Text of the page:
Walking Program

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Walking can be a very important part of your rehabilitation and healing process. Exercise increases circulation of blood, and therefore oxygen, to your muscles and body tissues. The increased oxygen assists your healing and can decrease your recovery time. A regular walking routine could improve your fitness to a higher level than before your injury and/or surgery.

In the beginning:

In the hospital, you may begin walking 5-15 minutes, 2-3 times per day. A walker may be used to assist with decreasing the pressure on your spine as well as provide support for any leg weakness. Your goal should be to progress your walking without the assistance of the walker, as appropriate. Continue to increase your walking duration at home with more frequency, i.e. 6-8 times per day, within your home or close surrounding neighborhood for the first week.

Advancing your program:

Gradually progress your fitness walking time to 20-30 minutes or 1 mile, twice a day, along with you daily upright activity routine in your home. The goal of 2 miles daily should be accomplished by 3-4 weeks after your surgery. Perform your fitness walking at least 5 days per week.

Suggested equipment:

A good pair of walking or athletic shoes is most appropriate. Always make sure you have at least a thumbs width room between your longest toe and the tip of the shoe. This should be measured in the afternoon when your foot may be more swollen. A visoelastic insert (i.e. Sorbathane, Spenco) for your shoe can greatly reduce the impact stress on your spine. These can be purchased at a local running or drug store. Layer your clothing to allow for proper temperature control while walking outdoors. It may be appropriate for a light jacket early in your walk to keep your back warm, and then remove once your activity increases your core body temperature. Continue to wear your corset or back brace, if instructed by your physician, while you walk.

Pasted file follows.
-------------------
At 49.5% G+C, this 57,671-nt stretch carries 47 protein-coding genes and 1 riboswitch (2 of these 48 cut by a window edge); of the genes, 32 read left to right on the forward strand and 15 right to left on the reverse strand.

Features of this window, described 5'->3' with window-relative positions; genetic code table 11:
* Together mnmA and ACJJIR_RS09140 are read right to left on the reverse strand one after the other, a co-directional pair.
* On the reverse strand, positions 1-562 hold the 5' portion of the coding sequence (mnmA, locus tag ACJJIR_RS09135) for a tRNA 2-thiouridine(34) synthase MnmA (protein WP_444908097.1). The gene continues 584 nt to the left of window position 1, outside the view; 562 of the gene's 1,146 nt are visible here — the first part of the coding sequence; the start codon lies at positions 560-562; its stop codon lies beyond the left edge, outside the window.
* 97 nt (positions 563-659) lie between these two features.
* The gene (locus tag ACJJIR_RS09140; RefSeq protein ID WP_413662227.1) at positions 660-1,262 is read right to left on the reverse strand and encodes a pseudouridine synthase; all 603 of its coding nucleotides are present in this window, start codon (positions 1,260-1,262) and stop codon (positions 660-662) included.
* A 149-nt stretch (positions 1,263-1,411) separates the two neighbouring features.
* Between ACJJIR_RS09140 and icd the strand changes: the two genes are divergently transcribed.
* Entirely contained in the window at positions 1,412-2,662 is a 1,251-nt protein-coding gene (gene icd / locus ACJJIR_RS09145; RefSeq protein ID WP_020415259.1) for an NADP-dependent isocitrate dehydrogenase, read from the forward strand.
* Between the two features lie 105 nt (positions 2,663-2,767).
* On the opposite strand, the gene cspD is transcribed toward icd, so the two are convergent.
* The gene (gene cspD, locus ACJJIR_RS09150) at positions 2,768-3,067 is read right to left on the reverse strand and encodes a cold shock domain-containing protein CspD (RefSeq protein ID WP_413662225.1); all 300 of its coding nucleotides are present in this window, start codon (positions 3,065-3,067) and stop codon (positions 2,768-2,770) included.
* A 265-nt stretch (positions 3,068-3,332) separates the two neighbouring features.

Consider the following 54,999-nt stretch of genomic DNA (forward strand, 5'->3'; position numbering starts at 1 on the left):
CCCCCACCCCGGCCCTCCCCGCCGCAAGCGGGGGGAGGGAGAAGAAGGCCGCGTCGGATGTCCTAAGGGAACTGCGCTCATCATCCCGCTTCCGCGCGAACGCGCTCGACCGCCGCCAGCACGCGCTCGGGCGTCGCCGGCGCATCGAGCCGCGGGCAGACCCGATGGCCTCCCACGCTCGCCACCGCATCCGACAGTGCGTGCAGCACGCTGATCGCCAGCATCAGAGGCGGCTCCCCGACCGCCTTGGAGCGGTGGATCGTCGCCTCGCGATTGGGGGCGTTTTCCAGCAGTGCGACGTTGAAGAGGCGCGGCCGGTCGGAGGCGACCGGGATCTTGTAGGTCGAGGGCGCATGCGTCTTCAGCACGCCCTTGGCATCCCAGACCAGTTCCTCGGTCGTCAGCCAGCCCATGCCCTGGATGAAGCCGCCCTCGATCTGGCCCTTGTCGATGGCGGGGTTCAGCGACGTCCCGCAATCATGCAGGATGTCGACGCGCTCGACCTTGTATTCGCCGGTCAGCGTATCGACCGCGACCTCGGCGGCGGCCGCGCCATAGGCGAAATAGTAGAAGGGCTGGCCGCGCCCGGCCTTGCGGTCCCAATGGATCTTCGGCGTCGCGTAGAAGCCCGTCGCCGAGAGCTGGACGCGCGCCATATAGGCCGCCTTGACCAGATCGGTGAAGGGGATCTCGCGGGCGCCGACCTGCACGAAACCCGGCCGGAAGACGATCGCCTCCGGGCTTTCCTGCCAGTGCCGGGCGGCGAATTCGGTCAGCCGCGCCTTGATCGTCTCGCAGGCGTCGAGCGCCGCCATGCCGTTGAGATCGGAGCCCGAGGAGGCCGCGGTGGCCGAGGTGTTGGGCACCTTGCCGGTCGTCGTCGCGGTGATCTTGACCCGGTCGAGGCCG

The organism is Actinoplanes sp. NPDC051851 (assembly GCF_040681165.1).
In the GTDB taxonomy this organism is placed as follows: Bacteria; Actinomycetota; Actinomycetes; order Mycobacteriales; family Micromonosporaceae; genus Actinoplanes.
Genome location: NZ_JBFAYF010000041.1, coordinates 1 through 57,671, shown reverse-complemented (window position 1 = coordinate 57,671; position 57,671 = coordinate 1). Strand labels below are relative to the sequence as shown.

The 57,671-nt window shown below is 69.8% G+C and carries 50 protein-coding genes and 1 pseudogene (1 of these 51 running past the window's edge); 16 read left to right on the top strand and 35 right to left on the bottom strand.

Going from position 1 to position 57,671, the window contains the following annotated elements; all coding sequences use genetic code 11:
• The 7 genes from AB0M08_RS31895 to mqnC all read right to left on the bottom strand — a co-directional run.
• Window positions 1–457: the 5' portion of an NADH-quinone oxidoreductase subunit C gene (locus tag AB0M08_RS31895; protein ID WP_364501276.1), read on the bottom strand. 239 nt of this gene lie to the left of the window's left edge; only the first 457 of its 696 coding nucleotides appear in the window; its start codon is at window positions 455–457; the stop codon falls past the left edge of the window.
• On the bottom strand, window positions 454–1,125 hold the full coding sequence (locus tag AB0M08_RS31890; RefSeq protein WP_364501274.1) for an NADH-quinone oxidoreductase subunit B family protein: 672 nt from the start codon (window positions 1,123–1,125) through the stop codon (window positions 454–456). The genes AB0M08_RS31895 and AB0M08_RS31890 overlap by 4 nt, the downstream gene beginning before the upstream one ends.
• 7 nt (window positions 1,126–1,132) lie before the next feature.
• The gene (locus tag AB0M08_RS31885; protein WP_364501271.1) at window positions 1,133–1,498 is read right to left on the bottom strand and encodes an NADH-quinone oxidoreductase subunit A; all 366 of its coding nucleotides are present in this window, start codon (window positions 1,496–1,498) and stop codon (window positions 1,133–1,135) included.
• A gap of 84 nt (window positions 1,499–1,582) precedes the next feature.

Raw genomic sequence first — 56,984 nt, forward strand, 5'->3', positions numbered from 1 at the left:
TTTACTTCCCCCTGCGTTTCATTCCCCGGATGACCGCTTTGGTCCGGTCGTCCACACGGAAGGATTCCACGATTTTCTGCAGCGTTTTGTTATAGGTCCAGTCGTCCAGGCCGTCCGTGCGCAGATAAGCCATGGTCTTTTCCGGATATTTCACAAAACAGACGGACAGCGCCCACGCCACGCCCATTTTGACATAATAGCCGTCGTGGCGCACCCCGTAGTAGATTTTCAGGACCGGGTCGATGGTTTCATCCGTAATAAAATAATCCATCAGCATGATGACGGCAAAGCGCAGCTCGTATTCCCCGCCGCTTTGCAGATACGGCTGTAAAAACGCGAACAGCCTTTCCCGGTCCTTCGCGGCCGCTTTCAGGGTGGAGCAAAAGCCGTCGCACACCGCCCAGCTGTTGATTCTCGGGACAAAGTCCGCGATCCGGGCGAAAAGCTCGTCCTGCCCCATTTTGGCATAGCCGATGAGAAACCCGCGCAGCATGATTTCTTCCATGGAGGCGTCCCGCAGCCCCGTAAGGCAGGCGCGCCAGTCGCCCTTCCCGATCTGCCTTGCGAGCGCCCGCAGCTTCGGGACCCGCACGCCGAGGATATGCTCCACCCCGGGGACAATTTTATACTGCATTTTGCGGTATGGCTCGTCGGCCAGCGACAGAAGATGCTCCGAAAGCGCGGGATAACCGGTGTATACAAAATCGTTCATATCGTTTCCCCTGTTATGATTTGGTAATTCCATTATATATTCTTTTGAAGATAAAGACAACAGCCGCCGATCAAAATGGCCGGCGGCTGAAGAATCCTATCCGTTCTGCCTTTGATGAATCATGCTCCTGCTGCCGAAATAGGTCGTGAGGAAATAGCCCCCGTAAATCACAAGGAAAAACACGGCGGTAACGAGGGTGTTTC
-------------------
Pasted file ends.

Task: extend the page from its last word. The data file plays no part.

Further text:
Posture while walking:

Keep your chest facing forward and your head held high while walking. You should be looking in front of you approximately 3-5 yards. Allow your arms to swing gently by your side. Arm movement can improve your circulation, heart rate, and strength to your back.

Points to consider:

Keep your walking path as level as possible; avoid steep up and down hills. Choose a loop around your home or a school track early on in your program to allow for needed rest or decreased walking distance, if needed. Avoid poor weather conditions, either too hot or cold. Walk with a companion for safety and motivation, do not walk with a pet on a leash.
Consider bringing water and a cell phone for safety.

Concerns:

It is normal for your breathing rate to increase while exercising, but if you have abnormal difficulty breathing and/or pain with breathing – STOP and contact your physician. Decrease your walking duration and/or frequency if you begin to experience increased pain, especially in your back or legs.